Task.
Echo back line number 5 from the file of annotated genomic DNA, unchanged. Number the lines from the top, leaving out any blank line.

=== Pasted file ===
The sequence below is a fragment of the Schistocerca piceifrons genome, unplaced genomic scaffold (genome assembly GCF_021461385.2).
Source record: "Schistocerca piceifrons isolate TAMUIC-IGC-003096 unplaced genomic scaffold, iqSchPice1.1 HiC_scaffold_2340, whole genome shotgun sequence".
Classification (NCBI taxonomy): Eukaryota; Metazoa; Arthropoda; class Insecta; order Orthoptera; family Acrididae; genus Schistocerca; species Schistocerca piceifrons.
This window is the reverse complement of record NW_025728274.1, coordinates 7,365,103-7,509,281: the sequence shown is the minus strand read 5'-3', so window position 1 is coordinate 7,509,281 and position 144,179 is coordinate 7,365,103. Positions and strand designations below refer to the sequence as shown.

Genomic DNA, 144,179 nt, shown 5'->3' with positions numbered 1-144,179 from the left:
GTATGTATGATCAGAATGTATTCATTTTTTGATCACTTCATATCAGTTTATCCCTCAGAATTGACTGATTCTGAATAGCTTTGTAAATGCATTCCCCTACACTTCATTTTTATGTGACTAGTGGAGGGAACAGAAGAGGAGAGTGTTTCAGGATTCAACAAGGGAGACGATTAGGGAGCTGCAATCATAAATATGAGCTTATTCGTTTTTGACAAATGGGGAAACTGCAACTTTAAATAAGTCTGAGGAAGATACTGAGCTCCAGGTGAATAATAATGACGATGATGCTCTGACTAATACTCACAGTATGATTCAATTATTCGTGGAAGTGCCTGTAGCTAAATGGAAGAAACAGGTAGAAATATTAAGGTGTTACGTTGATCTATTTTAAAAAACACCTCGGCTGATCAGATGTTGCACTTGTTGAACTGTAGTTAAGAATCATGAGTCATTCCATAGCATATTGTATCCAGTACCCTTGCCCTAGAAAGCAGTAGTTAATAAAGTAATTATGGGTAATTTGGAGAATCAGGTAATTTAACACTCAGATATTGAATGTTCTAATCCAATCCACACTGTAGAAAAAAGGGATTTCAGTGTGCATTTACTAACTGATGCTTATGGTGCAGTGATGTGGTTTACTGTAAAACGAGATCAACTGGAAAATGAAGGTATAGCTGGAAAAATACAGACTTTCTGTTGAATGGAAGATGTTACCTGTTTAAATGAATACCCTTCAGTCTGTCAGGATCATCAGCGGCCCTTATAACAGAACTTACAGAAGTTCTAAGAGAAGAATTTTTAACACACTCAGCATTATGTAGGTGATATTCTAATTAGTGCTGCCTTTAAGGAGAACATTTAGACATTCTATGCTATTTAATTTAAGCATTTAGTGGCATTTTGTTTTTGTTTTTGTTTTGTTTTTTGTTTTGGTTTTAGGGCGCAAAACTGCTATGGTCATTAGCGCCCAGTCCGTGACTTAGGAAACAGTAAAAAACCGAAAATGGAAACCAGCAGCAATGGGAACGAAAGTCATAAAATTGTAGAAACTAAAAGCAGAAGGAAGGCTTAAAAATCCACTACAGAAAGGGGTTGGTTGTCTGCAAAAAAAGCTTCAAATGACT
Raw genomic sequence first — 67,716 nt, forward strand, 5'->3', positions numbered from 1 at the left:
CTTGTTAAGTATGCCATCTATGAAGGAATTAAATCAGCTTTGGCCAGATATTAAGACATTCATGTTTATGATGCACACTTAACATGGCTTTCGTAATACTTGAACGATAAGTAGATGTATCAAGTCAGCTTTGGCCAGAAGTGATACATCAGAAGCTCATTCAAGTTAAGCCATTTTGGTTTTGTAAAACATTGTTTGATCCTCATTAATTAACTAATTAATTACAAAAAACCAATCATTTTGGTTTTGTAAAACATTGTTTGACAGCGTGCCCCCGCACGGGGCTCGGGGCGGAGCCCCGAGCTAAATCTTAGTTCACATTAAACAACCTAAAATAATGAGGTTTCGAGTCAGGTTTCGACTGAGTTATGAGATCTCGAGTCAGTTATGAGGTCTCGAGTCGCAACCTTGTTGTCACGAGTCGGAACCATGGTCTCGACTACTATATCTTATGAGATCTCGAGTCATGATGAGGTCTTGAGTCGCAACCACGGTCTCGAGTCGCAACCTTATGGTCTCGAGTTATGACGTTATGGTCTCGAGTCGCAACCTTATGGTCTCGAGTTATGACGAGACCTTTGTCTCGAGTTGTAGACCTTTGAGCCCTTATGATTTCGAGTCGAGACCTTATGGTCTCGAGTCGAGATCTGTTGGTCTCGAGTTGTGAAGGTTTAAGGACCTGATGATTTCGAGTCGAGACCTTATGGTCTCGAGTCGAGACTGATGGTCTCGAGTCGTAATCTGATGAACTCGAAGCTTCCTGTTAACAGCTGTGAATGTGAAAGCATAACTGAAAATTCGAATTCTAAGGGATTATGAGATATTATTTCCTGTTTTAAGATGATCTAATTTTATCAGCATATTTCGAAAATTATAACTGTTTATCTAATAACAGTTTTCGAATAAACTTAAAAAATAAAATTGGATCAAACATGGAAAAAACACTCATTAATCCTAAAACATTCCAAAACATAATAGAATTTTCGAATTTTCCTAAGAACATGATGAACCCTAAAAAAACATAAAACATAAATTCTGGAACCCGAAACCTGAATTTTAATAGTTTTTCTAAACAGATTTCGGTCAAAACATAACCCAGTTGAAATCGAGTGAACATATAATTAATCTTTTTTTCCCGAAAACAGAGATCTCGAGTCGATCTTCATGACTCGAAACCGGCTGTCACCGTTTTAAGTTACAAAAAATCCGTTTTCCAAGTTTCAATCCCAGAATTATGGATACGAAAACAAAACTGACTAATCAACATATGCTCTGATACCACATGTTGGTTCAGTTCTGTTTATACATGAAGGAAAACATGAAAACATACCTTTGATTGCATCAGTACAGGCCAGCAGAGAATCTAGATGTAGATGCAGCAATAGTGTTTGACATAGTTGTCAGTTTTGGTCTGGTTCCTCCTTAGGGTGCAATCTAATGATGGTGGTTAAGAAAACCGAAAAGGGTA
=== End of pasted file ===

Genomic DNA, 144,179 nt, shown 5'->3' with positions numbered 1-144,179 from the left: